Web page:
Sonicon Wireless PS4 Elite Controller
The controller provides advanced design features for PS4 gamers, but it might be hard for people with smaller hands to work with it because of its larger size.
- Ease of use
Despite advanced features, controller doesn’t live up to expectations.
My son, like most teenage boys, loves to play video games. His favorite gaming system is the PlayStation and he plays all types of games on it. I’m not a gamer per se so I asked his opinion of the Sonicon Wireless PS4 Elite Controller that came across my desk for review.
The Sonicon Wireless PS4 Elite Controller is a third-party gaming controller that is compatible with the PlayStation 4. It’s modded and includes removable back paddles. It does work out of the box (default configuration is mapped to the four face buttons) but is remappable. The controller is designed to be ergonomically correct with an enlarged grip and non-slip textures.
According to the product description, the controller is supposed to outperform the stock PS4 controllers. the battery that is built-in is 1000 mAh and can last up to 8 hours. It’s rechargeable with a USB-C cable (included). The firmware of the controller is upgradeable via the USB-C port.
- PS4/PS4 Slim/PS4 Pro
- Windows 7/8/10
- Switch (Bluetooth adapter required)
- Mac OS
- Raspberry Pi Emulators/Retropie/Lakka/EmulationStation/Batocera/RecalBox/RetroArch/EmuELEC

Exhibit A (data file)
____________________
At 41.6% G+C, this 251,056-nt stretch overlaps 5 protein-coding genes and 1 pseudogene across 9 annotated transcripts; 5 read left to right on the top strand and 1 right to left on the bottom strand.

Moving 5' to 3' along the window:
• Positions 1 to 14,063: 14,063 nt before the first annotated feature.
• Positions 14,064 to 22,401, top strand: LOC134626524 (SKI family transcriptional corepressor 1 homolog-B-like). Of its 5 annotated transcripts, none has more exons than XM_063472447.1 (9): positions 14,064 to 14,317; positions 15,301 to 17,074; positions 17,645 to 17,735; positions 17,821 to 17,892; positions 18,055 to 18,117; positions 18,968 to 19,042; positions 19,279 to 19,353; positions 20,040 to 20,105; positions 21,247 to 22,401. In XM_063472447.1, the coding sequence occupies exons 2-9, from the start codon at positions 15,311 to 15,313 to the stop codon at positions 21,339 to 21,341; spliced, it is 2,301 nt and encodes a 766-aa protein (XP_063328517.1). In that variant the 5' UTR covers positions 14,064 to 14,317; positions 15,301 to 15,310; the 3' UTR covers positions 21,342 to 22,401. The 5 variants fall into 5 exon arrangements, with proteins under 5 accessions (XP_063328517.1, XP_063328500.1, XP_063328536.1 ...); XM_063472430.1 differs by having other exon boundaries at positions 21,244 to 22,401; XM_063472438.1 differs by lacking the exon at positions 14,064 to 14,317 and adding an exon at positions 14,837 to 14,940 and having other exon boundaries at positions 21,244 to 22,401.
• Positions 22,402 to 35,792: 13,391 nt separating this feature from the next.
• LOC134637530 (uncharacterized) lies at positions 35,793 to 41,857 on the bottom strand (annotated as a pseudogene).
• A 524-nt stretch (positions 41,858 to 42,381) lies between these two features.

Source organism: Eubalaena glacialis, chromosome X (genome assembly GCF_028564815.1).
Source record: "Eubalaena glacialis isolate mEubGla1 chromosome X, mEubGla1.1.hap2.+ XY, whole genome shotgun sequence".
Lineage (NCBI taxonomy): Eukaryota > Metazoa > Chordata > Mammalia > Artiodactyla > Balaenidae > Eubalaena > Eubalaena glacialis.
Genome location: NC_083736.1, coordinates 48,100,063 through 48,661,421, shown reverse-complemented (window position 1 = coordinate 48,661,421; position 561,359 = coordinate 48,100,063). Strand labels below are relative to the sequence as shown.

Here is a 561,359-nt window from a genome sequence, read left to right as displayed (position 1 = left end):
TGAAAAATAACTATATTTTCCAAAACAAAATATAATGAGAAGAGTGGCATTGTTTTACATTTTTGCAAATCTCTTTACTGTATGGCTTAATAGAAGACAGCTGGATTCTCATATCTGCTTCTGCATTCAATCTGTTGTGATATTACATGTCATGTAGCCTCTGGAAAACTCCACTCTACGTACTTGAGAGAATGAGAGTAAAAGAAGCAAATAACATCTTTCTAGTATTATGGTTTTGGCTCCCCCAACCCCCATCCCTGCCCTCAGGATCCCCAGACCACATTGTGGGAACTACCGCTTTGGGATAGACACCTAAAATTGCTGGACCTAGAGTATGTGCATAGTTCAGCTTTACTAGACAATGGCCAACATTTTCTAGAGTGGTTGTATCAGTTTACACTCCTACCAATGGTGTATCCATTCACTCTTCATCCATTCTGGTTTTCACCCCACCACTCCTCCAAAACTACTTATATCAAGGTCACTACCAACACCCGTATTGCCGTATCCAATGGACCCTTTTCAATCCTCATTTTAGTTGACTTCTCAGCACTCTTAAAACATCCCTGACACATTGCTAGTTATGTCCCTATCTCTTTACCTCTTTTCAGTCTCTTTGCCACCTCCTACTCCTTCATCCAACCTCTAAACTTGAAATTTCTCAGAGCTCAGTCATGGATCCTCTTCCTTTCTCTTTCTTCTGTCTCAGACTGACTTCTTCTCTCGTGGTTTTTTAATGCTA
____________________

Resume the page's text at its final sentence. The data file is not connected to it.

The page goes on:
- 1 x Sonicon Wireless PS4 Elite Controller
- 1 x USB-Type C Charging & Pairing Cable
- 1 x User Manual
The controller comes in a simple retail box. There is an image of the controller on the front of the box and the product name was stamped on the side. There were no other details on the box. This product does appear to only be sold online through Amazon so the plain box isn’t a deal-breaker.
As far as gameplay goes, my son felt the controller was unresponsive at times and that the buttons got in the way. He said that the replaced PlayStation button (the lightning bolt) did not work until fully pressed down and by that time, the PlayStation menu was displayed. That made it much more difficult to switch between games.
The paddles on the back felt quite wobbly and they were also hard to press. My son noted that at first, you hear/feel a click when a paddle was pressed but there was no action as a result. And, even though the controller is supposed to be a little larger than standard PS4 controllers and ergonomically comfortable, my son reported that the buttons were hurting his fingers due to his lengthy fingers. He also mentioned that since the controller is larger that people with smaller hands might have issues with it.
My son also noted that one of the games listed for use with this controller is Dark Souls, but that game has a lock-on button, which would make the right thumbstick irrelevant.
Despite the difficulties he had using the controller, he did like the way the controller felt overall and felt that he had a better grip while playing. Unfortunately, that is the only thing he liked about the controller. He really wasn’t a fan of the back paddles and thought it would be better and easier to use without them.
Even though part of the allure of this controller is the addition of the back paddles, my son didn’t feel that it was worth the additional money (approximately $40) on top of the price of the PS4 controller to get those back paddles.